The Arizona Diamondbacks proved their doubters wrong last season. Ketel Marte became a superstar. Luke Weaver looked like a potential ace for a spell. Christian Walker ably replaced Paul Goldschmidt. Still, they were never really in the divisional race, not with the Dodgers easing into a 106-win season. Torey Lovullo’s club hung around the fringes of the wild card race and finished the season with a loud 85-77 record.
I was bullish on these Diamondbacks coming into the season. They added the second-best Marte in baseball, Robbie Ray had contract-year breakout potential, and even though I didn’t love the price for Madison Bumgarner, the veteran lefty never posted an ERA or FIP above 4.00—and as the old adage goes, he’s a competitor. Furthermore, K. Marte’s breakout was for real, Carson Kelly could take on a larger workload as he continued to develop into their franchise catcher, and they were going to be able to feed on bottom-dwellers like the Giants and Rockies.
But the thing about a 30-game sample is there’s really no telling what might happen. The Orioles and Marlins could compete for the playoffs. Mike Yastrzemski could become an MVP candidate. The World Champion Nationals could rival the Pirates for the number one overall pick. Who knows? Even in a regular season, there’s usually at least one presumed contender who falls off the map into unrelenting mediocrity.
Hello, 2020 Arizona Diamondbacks.
The biggest problem for these Diamondbacks? Pitching.
Zac Gallen has gotten off to one of the greatest starts in MLB pitcher history, and yet even with his guaranteed dominance once every five days, the Diamondbacks have floundered. Merrill Kelly had done his job nicely, but now he’s on the injured list. The other sixty percent of Arizona’s rotation completely imploded. There is no world in which Bumgarner, Weaver, and Ray would combine for -3.6 fWAR over a full season, but in a shortened year, there wasn’t time enough to regress to the norm or find suitable replacements. At 14-22 the Diamondbacks would be nervous in a normal season, but they’d also have 126 games to right the ship.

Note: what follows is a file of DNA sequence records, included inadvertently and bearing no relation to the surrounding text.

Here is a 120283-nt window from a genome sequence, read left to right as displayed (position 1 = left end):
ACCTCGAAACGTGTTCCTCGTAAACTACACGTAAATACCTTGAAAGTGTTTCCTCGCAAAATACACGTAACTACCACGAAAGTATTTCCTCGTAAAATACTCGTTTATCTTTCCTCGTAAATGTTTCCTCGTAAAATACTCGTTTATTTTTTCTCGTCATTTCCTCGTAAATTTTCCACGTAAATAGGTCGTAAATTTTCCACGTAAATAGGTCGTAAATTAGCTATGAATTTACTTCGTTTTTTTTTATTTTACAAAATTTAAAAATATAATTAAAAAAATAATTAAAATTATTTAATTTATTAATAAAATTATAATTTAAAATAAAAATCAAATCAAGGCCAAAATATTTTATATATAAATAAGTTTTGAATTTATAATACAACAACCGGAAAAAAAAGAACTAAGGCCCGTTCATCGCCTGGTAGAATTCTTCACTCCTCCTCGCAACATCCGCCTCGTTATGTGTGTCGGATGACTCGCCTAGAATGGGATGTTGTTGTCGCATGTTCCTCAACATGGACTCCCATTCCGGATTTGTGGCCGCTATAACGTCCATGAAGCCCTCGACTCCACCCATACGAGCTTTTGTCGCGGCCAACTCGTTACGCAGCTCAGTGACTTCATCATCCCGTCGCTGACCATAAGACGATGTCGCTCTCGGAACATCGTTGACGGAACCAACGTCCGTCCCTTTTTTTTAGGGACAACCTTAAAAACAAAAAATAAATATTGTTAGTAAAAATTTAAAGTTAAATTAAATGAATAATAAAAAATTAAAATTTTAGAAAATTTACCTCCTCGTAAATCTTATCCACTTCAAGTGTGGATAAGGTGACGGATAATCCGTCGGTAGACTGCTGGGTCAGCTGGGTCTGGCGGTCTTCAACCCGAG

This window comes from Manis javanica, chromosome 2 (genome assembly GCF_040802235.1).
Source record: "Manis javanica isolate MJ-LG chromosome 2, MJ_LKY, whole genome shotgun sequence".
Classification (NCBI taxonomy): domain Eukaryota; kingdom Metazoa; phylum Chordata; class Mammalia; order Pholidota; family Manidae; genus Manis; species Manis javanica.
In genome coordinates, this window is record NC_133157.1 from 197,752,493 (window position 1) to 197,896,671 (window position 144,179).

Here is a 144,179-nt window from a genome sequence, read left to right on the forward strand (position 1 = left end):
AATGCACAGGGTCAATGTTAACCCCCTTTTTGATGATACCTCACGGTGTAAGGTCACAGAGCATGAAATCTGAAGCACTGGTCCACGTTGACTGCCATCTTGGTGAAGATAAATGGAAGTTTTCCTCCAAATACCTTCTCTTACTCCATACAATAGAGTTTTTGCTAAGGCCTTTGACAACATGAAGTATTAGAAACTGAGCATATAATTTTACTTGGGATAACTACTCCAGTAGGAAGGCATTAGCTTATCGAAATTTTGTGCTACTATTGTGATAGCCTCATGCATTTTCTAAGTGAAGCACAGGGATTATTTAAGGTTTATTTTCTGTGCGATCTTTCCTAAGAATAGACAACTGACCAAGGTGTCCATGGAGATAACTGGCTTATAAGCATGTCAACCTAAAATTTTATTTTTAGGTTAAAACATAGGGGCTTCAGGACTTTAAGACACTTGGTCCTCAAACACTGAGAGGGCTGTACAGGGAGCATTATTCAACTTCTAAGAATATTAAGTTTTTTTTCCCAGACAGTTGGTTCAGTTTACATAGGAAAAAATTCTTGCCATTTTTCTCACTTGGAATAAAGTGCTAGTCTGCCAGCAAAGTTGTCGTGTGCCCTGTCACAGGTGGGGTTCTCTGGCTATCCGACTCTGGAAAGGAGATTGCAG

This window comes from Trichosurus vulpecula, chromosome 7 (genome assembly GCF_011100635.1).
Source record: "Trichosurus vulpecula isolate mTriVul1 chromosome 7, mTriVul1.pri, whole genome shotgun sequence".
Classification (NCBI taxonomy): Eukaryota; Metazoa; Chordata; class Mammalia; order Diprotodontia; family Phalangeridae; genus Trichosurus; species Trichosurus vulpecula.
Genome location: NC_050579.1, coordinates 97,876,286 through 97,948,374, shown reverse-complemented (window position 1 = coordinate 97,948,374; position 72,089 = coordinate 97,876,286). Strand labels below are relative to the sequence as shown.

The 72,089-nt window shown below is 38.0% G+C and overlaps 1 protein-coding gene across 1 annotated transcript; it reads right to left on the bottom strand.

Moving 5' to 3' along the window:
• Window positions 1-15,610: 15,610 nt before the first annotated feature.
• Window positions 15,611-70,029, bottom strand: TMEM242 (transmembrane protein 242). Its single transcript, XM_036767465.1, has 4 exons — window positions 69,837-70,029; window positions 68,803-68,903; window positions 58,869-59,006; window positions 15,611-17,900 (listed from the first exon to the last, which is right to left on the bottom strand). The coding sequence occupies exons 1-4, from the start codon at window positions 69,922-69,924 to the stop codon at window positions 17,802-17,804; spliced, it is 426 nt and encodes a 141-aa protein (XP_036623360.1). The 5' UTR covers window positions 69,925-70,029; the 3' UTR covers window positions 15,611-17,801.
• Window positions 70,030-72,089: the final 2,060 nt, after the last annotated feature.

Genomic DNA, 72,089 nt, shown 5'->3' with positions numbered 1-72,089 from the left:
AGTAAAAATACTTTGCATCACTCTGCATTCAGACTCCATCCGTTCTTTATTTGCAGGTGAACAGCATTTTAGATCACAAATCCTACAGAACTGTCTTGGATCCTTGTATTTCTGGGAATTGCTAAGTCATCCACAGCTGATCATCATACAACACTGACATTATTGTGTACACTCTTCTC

Instead, GM Mike Hazen made some difficult decisions at the August 31st trade deadline. In a flurry of moves, Hazen shipped out Starling Marte, Archie Bradley, Ray, and Andrew Chafin. It’s a disappointing season, but at least it pushed the Dbacks to finally fold and embark on a classic rebuild.
In classic Hazen style, the returns weren’t prospects but targeted major league talent who could step right onto the active roster to replace the same guys that were departing.
There were seven newcomers brought into the organization from the four deadline deals. Four of those new additions have at least appeared in the major leagues, so we can expect them to be a part of the Diamondbacks near-term plans. Caleb Smith is the most accomplished of the four, while Humberto Mejia probably brings the most long-term promise.
Hazen loves this kind of borrowing from Peter to pay Paul. Travis Bergen became a bit of a punchline on deadline day, and it’s true, a returned Rule 5 pick isn’t the kind of return the Diamondbacks hoped to get for Ray at the outset of the season. But I like Bergen’s long-term potential to step in for Chafin, long one of the most underrated southpaws in the game.
The former seventh-rounder of the Blue Jays was selected by the Giants in the 2018 Rule 5 draft, but he was returned to Toronto after 21 games of 5.49 ERA/5.55 FIP pitching in 2019. Maybe he wasn’t ready then, but that doesn’t mean he won’t ever be. Bergen posted double-digit strikeout rates at every level of the minor leagues, and though he doesn’t throw overhard, a strong curveball lays the foundation for his arsenal that should be able to play against lefties at least at the big league level. He’s not a world-beater, but like Chafin, the Diamondbacks can let him play to his strengths and work on developing him into a useable arm out of the bullpen.